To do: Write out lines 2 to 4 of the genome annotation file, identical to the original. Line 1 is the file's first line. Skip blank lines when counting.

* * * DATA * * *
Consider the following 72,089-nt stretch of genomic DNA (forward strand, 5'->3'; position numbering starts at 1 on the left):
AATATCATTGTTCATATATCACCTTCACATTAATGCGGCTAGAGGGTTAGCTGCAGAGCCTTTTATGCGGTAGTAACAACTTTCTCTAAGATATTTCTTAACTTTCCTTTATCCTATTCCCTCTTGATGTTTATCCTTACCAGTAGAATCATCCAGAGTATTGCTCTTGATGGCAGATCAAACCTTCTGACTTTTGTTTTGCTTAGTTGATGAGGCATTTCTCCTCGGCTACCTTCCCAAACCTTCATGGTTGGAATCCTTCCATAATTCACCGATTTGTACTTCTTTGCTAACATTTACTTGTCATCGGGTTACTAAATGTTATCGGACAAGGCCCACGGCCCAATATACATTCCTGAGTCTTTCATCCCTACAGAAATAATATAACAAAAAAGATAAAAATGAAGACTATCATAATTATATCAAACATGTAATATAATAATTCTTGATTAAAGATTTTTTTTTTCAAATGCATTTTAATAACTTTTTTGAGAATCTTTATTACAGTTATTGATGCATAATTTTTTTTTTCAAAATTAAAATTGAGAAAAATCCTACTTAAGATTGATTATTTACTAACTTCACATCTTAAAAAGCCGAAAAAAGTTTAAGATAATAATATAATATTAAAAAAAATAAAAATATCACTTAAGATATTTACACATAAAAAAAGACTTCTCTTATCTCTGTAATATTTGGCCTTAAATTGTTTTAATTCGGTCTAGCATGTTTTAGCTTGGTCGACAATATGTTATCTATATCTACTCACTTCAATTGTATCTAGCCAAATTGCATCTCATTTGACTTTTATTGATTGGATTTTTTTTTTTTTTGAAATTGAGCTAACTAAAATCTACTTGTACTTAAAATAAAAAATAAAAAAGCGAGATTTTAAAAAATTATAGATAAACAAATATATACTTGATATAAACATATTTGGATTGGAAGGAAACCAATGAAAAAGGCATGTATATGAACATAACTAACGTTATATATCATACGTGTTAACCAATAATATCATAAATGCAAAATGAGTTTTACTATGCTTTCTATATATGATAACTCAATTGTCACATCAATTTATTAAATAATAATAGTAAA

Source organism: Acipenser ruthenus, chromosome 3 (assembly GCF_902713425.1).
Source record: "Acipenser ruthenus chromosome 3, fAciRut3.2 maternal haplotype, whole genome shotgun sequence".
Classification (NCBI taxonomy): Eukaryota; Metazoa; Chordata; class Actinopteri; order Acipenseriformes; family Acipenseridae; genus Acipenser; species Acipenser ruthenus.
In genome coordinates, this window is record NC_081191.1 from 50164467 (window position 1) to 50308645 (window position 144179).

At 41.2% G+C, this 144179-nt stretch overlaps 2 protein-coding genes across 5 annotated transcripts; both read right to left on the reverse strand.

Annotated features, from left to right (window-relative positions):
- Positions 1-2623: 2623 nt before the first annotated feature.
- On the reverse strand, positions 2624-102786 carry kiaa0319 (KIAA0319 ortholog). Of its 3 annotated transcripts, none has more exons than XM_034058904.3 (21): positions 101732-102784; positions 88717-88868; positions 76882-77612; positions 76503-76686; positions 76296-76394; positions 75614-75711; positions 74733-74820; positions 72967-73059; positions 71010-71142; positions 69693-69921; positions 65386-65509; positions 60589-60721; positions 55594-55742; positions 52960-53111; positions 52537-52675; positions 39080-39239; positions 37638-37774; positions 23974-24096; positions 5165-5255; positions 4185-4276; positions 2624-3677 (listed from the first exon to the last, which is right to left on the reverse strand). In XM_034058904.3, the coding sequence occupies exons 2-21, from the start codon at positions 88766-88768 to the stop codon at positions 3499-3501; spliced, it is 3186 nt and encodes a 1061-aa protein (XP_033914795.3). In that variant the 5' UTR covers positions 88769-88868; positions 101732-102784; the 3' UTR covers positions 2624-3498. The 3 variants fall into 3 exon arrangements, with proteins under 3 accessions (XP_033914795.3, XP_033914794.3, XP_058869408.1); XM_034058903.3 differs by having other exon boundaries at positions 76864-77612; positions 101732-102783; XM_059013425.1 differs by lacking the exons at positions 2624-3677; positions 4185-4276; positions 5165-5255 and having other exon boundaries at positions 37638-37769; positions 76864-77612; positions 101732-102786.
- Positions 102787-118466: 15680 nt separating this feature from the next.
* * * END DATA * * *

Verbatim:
AATATCATTGTTCATATATCACCTTCACATTAATGCGGCTAGAGGGTTAGCTGCAGAGCCTTTTATGCGGTAGTAACAACTTTCTCTAAGATATTTCTTAACTTTCCTTTATCCTATTCCCTCTTGATGTTTATCCTTACCAGTAGAATCATCCAGAGTATTGCTCTTGATGGCAGATCAAACCTTCTGACTTTTGTTTTGCTTAGTTGATGAGGCATTTCTCCTCGGCTACCTTCCCAAACCTTCATGGTTGGAATCCTTCCATAATTCACCGATTTGTACTTCTTTGCTAACATTTACTTGTCATCGGGTTACTAAATGTTATCGGACAAGGCCCACGGCCCAATATACATTCCTGAGTCTTTCATCCCTACAGAAATAATATAACAAAAAAGATAAAAATGAAGACTATCATAATTATATCAAACATGTAATATAATAATTCTTGATTAAAGATTTTTTTTTTCAAATGCATTTTAATAACTTTTTTGAGAATCTTTATTACAGTTATTGATGCATAATTTTTTTTTTCAAAATTAAAATTGAGAAAAATCCTACTTAAGATTGATTATTTACTAACTTCACATCTTAAAAAGCCGAAAAAAGTTTAAGATAATAATATAATATTAAAAAAAATAAAAATATCACTTAAGATATTTACACATAAAAAAAGACTTCTCTTATCTCTGTAATATTTGGCCTTAAATTGTTTTAATTCGGTCTAGCATGTTTTAGCTTGGTCGACAATATGTTATCTATATCTACTCACTTCAATTGTATCTAGCCAAATTGCATCTCATTTGACTTTTATTGATTGGATTTTTTTTTTTTTTGAAATTGAGCTAACTAAAATCTACTTGTACTTAAAATAAAAAATAAAAAAGCGAGATTTTAAAAAATTATAGATAAACAAATATATACTTGATATAAACATATTTGGATTGGAAGGAAACCAATGAAAAAGGCATGTATATGAACATAACTAACGTTATATATCATACGTGTTAACCAATAATATCATAAATGCAAAATGAGTTTTACTATGCTTTCTATATATGATAACTCAATTGTCACATCAATTTATTAAATAATAATAGTAAA

Source organism: Acipenser ruthenus, chromosome 3 (assembly GCF_902713425.1).
Source record: "Acipenser ruthenus chromosome 3, fAciRut3.2 maternal haplotype, whole genome shotgun sequence".